Presentation Authors: Jenna Bates*, Houston, TX, Taylor Kohn, Baltimore, MD, Katherine Rodriguez, Houston, TX, John Sigalos, Los Angelos, CA, Asad Hasan, Houston, TX, Alexander Pastuszak, Salt Lake City , UT, Larry Lipshultz, Houston, TX
Introduction: Increasingly, poor sleep is associated with poor health. Few studies have assessed the impact of sleep quality, sleep apnea, and sleep hygiene on lower urinary tract symptoms (LUTS). Here we utilize three validated sleep questionnaires to assess the relationship between sleep and LUTS.
Methods: Men presenting to a single academic andrology clinic between July 2017 and November 2017 completed the validated International Prostate Symptom Score (IPSS), Pittsburgh Sleep Quality Index (PSQI), Sleep Hygiene Index, and STOP-BANG (to assess risk of sleep apnea) questionnaires. Patients were asked about comorbidities, smoking, shift work status, body mass index (BMI), daily caffeine intake, and medication use. We performed multiple linear regressions to assess the relationship between sleep and IPSS score while controlling for age, BMI, burden of comorbidity, caffeine intake, melatonin and other sleep medication use, continuous positive airway pressure (CPAP) device use, shift work, smoking, depression status, and antidepressant use.
Results: In all, 377 men were included in this study with a mean(SD) age of 46.1(13.2) years and mean(SD) BMI of 30.0(4.6). On regression analysis, men had worse LUTS as global sleep quality decreased, as measured using the PSQI. For each point increase in PSQI score, indicating worse sleep, IPSS score increased by 0.62 points, indicating worse lower urinary tract function (p < 0.0001). Men with "very bad sleep" according to the PSQI had IPSS scores 4 points higher than men with "fairly bad sleep," 7 points higher than those with "fairly good sleep," and 10 points higher than those with "very good sleep." Men who were at high risk for sleep apnea had IPSS scores 3.2 points higher than men at low risk (p = 0.008), while the use of CPAP was associated with a 2.8 point increase in IPSS score (p = 0.045). Importantly, improved sleep hygiene was associated with significant improvement in IPSS scores (p = 0.03). Older age was associated with worse IPSS scores in all regression models (p < 0.001).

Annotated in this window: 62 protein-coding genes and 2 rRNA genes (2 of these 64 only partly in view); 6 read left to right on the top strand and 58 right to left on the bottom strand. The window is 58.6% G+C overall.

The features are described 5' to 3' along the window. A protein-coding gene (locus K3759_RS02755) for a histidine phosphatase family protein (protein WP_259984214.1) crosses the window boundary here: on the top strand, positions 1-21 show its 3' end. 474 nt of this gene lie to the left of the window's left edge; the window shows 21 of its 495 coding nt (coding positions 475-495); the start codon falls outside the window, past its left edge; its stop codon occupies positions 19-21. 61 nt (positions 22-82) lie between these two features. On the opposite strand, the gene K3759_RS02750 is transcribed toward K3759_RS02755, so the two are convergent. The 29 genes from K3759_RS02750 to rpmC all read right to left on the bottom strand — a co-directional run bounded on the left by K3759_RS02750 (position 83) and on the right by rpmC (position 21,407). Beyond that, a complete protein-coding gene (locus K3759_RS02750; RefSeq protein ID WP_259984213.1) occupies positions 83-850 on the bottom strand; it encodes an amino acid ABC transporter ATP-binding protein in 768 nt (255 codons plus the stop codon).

Conclusions: Poor sleep quality is significantly associated with worse LUTS, and improvement in sleep hygiene is associated with improved LUTS. Men presenting with LUTS and older men at risk for LUTS should be counseled about optimizing sleep quality to minimize the impact of sleep on LUTS.
Source of Funding: This work is supported in part by a Urology Care Foundation Summer Medical Student Award (to T.P.K.). A.W.P. is a National Institutes of Health K08 Scholar supported by a Mentored Career Development Award (K08DK115835-01) from the National Institute of Di